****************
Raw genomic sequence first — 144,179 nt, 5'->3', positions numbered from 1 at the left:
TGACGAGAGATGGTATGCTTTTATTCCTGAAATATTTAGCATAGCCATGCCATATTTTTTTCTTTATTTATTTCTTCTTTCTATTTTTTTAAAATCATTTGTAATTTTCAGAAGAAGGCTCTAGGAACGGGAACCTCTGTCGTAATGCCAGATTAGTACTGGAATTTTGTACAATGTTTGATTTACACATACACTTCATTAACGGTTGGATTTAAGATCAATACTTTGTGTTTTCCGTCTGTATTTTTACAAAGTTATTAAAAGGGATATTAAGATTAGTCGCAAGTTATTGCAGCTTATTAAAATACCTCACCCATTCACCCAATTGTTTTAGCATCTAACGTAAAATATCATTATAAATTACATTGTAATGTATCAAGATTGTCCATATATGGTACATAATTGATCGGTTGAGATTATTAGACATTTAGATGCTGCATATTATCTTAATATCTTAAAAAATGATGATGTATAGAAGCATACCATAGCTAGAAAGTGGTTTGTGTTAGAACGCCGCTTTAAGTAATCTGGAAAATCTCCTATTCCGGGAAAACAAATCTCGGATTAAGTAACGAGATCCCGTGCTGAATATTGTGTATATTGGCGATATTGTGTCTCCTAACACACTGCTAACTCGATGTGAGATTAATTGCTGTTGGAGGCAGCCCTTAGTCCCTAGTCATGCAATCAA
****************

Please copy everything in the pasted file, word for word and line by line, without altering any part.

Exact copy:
Raw genomic sequence first — 144,179 nt, 5'->3', positions numbered from 1 at the left:
TGACGAGAGATGGTATGCTTTTATTCCTGAAATATTTAGCATAGCCATGCCATATTTTTTTCTTTATTTATTTCTTCTTTCTATTTTTTTAAAATCATTTGTAATTTTCAGAAGAAGGCTCTAGGAACGGGAACCTCTGTCGTAATGCCAGATTAGTACTGGAATTTTGTACAATGTTTGATTTACACATACACTTCATTAACGGTTGGATTTAAGATCAATACTTTGTGTTTTCCGTCTGTATTTTTACAAAGTTATTAAAAGGGATATTAAGATTAGTCGCAAGTTATTGCAGCTTATTAAAATACCTCACCCATTCACCCAATTGTTTTAGCATCTAACGTAAAATATCATTATAAATTACATTGTAATGTATCAAGATTGTCCATATATGGTACATAATTGATCGGTTGAGATTATTAGACATTTAGATGCTGCATATTATCTTAATATCTTAAAAAATGATGATGTATAGAAGCATACCATAGCTAGAAAGTGGTTTGTGTTAGAACGCCGCTTTAAGTAATCTGGAAAATCTCCTATTCCGGGAAAACAAATCTCGGATTAAGTAACGAGATCCCGTGCTGAATATTGTGTATATTGGCGATATTGTGTCTCCTAACACACTGCTAACTCGATGTGAGATTAATTGCTGTTGGAGGCAGCCCTTAGTCCCTAGTCATGCAATCAA